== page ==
Friday, April 19, 2013

Reducing IT Costs: Save Money by Managing Change or Change Will Manage You and Your Company

Reducing IT Costs: The Five Pillars of Computer Dependability and Longevity that Save Your Company Money

Part Three: Managing Change

Remember the adage that the only thing in life that is constant is change itself.  That adage equally applies to the life of computer systems.  You company’s computer systems are not static.  They are under a constant barrage of change: new Windows updates, application updates, hardware additions, software installations, configuration changes, virus infections, and the list goes on and on.  In the previous Pillar “Variety is the Wrong Spice” I delineated the challenge of reigning in the complexity of hundreds of products and thousands of product configurations and all the unpredictable results of that multitude of combinations.  Now add change to that cacophony of infinite combinations and you have a potential recipe for disaster.  That is why managing change is so important to keeping IT costs under control and assuring system dependability.  

I want to emphasize that your business computer technician needs to “manage” change with YOUR full support.  Computer system changes should NOT be random or ad-hoc.  Employees should NOT be allowed to install software, add games, or change system settings on a willy-nilly basis.  If that is the case, then you have abdicated any semblance of control over your business systems.  It is possible that you have turned over your computer systems to your employees for them to use as their own personal entertainment centers.  And, if you have, then you’ve opened the door to software installations that may cause instability in your business line of applications, hardware additions that may not play nice with your business systems, and an increase incidents of virus infections.  This will increase your business IT costs that may escalate out of control. 
 Document all changes made.  The main reason for this is to assist in any troubleshooting of problems that may have been caused by the change.

So, YOU the business owner have the responsibility of taking back control of your business computers systems.  Stop treating those computers as discretionary gadgets used for entertainment.  Treat your business computers as production line equipment.  You’ve made a significant investment so protect and properly maintain that investment.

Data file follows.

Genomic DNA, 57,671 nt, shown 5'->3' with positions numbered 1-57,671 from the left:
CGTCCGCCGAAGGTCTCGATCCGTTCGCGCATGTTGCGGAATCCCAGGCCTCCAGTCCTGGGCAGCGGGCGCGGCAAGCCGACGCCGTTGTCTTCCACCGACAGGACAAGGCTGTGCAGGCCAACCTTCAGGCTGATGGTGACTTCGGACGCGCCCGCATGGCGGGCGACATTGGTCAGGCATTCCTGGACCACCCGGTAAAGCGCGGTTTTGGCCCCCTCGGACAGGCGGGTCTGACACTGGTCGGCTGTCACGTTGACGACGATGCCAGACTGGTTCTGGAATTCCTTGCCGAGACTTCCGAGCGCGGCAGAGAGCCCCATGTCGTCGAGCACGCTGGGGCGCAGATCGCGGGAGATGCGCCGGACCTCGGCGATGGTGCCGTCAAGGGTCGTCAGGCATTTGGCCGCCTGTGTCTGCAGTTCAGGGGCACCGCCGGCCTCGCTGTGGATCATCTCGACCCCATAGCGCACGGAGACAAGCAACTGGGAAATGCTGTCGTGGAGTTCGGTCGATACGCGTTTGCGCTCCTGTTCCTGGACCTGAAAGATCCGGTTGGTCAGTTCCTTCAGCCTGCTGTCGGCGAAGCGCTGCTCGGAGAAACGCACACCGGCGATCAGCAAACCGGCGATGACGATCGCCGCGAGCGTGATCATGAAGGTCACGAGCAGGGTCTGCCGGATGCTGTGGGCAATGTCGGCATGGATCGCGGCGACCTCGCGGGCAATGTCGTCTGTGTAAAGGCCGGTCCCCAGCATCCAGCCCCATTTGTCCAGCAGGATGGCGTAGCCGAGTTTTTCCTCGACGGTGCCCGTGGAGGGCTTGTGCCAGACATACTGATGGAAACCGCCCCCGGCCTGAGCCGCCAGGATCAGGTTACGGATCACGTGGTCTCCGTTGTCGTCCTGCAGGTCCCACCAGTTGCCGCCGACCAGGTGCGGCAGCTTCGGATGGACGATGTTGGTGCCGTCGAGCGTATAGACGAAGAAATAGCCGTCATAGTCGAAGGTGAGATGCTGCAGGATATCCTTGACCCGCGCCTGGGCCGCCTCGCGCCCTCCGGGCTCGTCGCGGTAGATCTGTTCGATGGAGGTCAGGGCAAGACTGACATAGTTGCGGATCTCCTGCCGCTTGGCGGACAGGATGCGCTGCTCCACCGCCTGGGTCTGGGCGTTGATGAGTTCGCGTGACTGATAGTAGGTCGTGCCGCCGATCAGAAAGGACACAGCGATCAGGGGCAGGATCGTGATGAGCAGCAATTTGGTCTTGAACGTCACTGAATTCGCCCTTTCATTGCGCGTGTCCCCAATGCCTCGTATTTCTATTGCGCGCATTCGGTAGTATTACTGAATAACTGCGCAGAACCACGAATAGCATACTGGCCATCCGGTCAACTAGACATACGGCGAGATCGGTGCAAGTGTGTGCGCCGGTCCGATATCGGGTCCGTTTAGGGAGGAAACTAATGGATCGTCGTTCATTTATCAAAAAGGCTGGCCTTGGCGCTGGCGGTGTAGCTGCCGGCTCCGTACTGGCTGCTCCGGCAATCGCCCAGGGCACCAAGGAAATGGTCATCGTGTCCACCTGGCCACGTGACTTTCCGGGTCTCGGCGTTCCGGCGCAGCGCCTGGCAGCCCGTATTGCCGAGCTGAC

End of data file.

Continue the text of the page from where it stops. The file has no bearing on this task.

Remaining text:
First step is creating a company policy that prohibits employees to install software or make system changes.  That responsibility will fall to designated “system administrators”.  As far as the average employee, what you are doing is removing the responsibility of caring for the computer system and thereby the responsibility for when their computer crashes and all the consequences thereof.  You are allowing your employees to focus on their jobs. And, that is what you are really paying them for…right? 

By limiting the number of people who make any kind of change to your computer systems it is much easier to keep track of the changes that were made and thereby if any change may have caused problems in the system. 

Next step is to set up a systematic approach to making computer system changes by your designated “system administrators”.  

  • Schedule the changes on a regular day of the week, or otherwise communicate each time changes are made to the computer systems.  This way all employees can know that day of the week as “Change Friday” and if that employee notices some unintended consequences of the change that escaped testing they can let you know.  Otherwise, the employee may think it is some random happening.If you have standardized your systems, then you can test any new hardware or software on one system.  Then that one system can act like the “canary in the coal mine” before rolling out that change to all systems. 
  • If your computer systems are not standardized, then you will need to methodically roll-out changes in groups of computers rather than all at once.  
  • It is best to document your Change Management policy.  Even if that policy fits on one page.  That way everyone knows who is responsible for what and sets the appropriate expectations. Then make sure that policy is clearly communicated to everyone who uses the business computer systems.